Loose Girl

promiscuous

Some peer through binoculars and watch birds, some follow sports, others study the stars.  What fascinates me the most, is people. I wonder what they are really thinking, and why human beings behave the way they do. People are complex. We rarely know for sure what is going through someone else’s head.

That’s why I love memoirs, they let us inside.  They give us a true glimpse into the interior of another person’s mind.

For this very reason, I recently picked up the memoir, Loose Girl by Keri Cohen.

Loose Girl

A piece of me, especially back in my twenties (ah, the Glory Days), wanted to be a loose girl…the kind of girl who I imagined could throw caution and anxiety to the wind.  I wondered what it felt like to be that kind of girl.  The kind of girl who did whatever and whoever she pleased, no worries about disease, rape, loyalties, or awkward moments.

Turns out, I got it all wrong.  For Cohen anyway, being a loose girl had nothing to with feeling carefree. She was not a sexually empowered woman with a strong libido, unafraid to take what she wanted. She was not having sex because she felt like it. Cohen was a frantically insecure, emotionally needy woman, desperate for attention. She believed that having a man, any man, in her life, made her a better, more lovable, more relevant person.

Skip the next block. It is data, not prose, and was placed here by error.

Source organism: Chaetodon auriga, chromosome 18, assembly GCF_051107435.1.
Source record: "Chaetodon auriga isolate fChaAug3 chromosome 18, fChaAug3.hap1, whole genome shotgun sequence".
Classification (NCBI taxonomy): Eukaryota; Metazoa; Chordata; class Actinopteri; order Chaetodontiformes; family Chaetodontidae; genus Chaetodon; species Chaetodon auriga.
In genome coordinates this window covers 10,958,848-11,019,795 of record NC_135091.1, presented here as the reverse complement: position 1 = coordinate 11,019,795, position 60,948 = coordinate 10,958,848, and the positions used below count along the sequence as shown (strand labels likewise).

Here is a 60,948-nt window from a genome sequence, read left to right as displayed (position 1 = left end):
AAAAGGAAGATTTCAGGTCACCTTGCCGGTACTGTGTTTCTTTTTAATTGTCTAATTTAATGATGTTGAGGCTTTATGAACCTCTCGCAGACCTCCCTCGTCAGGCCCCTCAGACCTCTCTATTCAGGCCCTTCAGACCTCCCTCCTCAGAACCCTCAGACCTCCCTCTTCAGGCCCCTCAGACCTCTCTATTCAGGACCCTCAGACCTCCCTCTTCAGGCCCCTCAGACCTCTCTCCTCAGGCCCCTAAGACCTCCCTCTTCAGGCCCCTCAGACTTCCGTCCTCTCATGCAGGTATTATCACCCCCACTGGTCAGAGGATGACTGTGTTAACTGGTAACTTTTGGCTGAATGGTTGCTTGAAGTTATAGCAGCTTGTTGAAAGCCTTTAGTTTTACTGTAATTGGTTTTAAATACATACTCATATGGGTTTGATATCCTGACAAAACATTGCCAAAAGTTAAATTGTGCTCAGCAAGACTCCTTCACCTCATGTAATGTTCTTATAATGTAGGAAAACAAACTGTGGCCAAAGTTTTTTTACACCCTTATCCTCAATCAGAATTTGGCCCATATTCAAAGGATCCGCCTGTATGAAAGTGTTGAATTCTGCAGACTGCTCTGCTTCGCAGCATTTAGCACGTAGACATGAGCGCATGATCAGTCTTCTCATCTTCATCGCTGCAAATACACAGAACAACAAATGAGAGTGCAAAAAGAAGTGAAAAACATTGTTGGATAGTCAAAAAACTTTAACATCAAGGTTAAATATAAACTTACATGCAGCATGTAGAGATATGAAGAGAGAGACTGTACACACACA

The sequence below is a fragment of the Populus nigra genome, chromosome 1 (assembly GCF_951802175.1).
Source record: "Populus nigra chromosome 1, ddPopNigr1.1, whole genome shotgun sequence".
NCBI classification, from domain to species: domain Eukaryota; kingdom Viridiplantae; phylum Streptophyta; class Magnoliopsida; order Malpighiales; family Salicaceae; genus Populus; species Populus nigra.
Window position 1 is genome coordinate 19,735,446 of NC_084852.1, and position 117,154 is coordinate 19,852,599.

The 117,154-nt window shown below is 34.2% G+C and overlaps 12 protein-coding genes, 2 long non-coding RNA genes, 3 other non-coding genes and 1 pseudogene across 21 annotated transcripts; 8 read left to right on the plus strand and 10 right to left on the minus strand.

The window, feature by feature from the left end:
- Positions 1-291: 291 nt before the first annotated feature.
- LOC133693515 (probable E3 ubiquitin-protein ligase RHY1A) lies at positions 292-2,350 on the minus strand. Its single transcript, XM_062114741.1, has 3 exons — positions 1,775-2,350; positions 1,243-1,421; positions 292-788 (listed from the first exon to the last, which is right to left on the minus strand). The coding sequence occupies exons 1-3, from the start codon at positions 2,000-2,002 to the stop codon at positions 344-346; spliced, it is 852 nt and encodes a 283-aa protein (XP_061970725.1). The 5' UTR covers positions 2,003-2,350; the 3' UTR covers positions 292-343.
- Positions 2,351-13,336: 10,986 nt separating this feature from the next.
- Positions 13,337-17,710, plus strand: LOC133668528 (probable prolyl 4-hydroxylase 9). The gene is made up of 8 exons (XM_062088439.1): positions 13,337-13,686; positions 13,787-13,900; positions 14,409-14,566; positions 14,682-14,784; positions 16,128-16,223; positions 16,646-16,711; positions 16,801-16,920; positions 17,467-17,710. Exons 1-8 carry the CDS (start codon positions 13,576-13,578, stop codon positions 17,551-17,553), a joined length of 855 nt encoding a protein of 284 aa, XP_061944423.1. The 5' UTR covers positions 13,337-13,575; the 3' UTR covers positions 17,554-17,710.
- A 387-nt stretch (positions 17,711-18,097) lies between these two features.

When a man was on top of her, she felt whole.  When he pulled out, she was empty. For Cohen, sex was not about pleasure – most of the time she didn’t even seem to enjoy it – it was about feeling wanted. She grasped for attention the way a junkie scrambles for their next hit.

Loose Girl is a fascinating look into a sex addict’s mind.  I was honestly surprised by the amount of value she put on male attention.  I had no idea how little a sex addict’s addiction was about the actual sex.  In this regard, I learned a lot from this book, and I’m glad I read it.

What I didn’t like, was that Cohen repeated her desperate acts over and over and over.  Less than halfway through the book, I was more than ready for her to figure it all out, to have her “aha moment” and love herself.  Her desperation was painful and after a while, so very predictable.  I wouldn’t recommend this book to everybody.  It is easy to get frustrated with the author and her mistakes.  It is easy to forget that this is real life, and in real life, it can take a long time for us to learn our lessons.

In the end, however, I got what I was looking for from this book.  The back cover promised:

For everyone who was that girl.

For everyone who knew that girl.

For everyone who wondered who that girl was.

When it comes to this, Loose Girl certainly delivers.

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